Judge orders Stephanie Clifford to legal feels to President Trump » A California judge ordered Stephanie Clifford to pay nearly $300,000 in legal fees to President Trump. Judge S. James Otero dismissed Clifford’s defamation case against Trump in October.

Clifford, also known as Stormy Daniels, is a pornographic film performer who claims to have had an affair with Trump in 2006. She was paid $130,000 as part of an agreement not to go public with those claims. Her case challenging that non-disclosure agreement signed with Trump’s then-lawyer Michael Cohen is still pending.


Jury recommends life in prison for James Alex Fields Jr » A Virginia jury has recommended a sentence for the man convicted of driving his car into a crowd of counter-protesters at a white nationalist rally in Charlottesville, Virginia last year. WORLD Radio’s Sarah Schweinsberg reports.

SARAH SCHWEINSBERG, REPORTER: The state jury recommended a sentence of life in prison plus 419 years for James Alex Fields Jr. The same jury found Fields guilty last week of first-degree murder and several other charges.

A judge will formally sentence Fields at a later date and can impose the recommended prison time or something less. The crime did not meet Virginia requirements for a possible death sentence, but Fields could face the death penalty in a separate federal trial on hate crime charges.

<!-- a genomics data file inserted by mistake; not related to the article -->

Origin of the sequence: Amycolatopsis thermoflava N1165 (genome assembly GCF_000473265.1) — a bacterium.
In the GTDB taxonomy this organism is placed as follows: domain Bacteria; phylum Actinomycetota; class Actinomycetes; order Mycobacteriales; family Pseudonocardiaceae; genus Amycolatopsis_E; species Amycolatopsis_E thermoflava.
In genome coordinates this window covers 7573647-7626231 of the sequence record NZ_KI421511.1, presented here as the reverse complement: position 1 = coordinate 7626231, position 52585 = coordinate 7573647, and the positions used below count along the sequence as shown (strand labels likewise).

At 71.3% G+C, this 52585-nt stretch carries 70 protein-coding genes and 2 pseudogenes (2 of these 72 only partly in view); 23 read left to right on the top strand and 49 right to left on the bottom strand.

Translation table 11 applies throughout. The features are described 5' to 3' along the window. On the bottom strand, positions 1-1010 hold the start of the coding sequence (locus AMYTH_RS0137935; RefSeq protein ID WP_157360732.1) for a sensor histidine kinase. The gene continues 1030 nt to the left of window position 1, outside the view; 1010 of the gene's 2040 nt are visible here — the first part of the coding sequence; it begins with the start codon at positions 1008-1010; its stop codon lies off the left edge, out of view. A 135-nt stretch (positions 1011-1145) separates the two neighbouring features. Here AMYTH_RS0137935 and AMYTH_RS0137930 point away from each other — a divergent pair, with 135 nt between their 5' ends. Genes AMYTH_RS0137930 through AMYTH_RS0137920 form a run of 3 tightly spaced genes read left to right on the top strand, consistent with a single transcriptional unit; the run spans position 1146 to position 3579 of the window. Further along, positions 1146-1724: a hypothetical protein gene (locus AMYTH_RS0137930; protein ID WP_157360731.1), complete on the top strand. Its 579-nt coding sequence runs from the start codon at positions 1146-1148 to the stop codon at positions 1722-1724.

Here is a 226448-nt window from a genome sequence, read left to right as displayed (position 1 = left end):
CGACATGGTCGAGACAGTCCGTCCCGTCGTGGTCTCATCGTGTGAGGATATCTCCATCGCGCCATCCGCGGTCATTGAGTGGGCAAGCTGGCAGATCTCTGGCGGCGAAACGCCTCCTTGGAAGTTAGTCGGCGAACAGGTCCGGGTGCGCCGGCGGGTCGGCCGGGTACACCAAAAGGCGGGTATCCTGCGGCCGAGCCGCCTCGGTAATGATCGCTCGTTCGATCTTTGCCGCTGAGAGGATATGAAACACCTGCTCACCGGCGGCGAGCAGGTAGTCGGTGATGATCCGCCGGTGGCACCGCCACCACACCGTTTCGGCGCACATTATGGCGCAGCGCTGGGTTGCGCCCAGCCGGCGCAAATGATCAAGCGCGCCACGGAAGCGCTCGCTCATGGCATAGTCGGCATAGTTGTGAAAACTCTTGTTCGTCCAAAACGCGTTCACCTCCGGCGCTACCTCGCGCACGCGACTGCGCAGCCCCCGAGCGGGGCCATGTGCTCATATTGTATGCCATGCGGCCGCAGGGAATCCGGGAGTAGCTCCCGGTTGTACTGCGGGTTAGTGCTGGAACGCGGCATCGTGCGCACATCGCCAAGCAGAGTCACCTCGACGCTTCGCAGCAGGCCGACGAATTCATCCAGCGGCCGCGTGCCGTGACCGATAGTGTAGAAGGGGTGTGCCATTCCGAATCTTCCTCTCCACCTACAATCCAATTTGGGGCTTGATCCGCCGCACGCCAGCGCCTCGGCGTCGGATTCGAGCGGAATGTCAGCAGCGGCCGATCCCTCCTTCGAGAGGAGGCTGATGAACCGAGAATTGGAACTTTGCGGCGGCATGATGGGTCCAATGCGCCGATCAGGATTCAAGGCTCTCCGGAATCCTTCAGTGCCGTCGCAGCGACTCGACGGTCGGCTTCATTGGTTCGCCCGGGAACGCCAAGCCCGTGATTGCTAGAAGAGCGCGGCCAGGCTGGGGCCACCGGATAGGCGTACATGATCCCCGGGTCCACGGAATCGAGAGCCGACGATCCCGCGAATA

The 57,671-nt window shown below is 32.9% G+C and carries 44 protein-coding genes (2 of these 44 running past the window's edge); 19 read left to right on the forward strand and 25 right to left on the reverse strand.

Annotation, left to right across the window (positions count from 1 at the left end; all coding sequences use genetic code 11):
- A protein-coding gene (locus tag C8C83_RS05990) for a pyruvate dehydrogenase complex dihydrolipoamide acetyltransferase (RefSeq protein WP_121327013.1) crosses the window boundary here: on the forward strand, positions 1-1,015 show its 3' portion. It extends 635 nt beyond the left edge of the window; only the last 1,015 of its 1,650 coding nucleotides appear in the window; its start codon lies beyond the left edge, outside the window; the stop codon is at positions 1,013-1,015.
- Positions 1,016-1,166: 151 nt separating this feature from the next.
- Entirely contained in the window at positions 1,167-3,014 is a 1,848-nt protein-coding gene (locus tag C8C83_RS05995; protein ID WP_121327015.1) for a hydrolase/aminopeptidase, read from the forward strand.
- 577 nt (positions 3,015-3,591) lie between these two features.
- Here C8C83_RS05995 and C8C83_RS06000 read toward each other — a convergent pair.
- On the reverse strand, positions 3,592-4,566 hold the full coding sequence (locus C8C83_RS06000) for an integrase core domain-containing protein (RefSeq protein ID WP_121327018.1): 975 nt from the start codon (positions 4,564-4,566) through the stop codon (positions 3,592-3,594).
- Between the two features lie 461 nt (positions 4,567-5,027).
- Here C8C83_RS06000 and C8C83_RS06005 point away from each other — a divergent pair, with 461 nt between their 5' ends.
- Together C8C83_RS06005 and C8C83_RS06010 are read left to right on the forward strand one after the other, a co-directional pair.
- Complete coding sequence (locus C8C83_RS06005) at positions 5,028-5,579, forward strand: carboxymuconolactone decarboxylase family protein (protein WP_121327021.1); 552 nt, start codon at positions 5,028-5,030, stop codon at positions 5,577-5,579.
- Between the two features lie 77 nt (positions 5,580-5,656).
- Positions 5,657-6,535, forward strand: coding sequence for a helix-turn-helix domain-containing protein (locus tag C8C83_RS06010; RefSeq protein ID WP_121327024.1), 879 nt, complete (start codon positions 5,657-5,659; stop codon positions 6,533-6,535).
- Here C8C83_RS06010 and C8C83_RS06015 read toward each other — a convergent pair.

Reporting for WORLD Radio, I’m Sarah Schweinsberg.


Possible terror attack in France leaves at least four dead » A shooting in the French city of Strasbourg killed at least four people and wounded 11 others near a world-famous Christmas market Tuesday. Soldiers guarding the market wounded the gunman, but he got away.

The city of Strasbourg is home to the European Parliament, which was locked down after the shooting. French authorities have opened a terrorism investigation.

Police said Tuesday night that the gunman has been identified and a manhunt was underway to track him down. The suspect has a criminal record and was previously flagged as a possible extremist.


Court protects Christian groups from Obamacare mandate » A federal court issued a ruling Tuesday protecting the religious freedom of several Christian groups who sued over the Obamacare contraceptive mandate. WORLD Radio’s Leigh Jones has that story.

LEIGH JONES, NEWS EDITOR: The U.S. district court ruling ordered the government not to enforce the Affordable Care Act’s contraceptive and abortifacient mandate against six Christian organizations.

The Association of Christian Schools International, Samaritan Ministries International, Taylor University, Indiana Wesleyan University, Asbury Theological Seminary, and Alliance Defending Freedom—specifically objected to providing coverage for abortifacients.

The decision follows moves by the Trump administration to provide religious nonprofit groups with a satisfactory exemption to the rule. That exemption was finalized last month.

Reporting for WORLD Radio, I’m Leigh Jones.


(AP Photo/Evan Vucci) President Donald Trump speaks during a meets with Democratic leaders the Oval Office of the White House, Tuesday, Dec. 11, 2018, in Washington. 

WORLD Radio transcripts are created on a rush deadline. This text may not be in its final form and may be updated or revised in the future. Accuracy and availability may vary. The authoritative record of WORLD Radio programming is the audio record.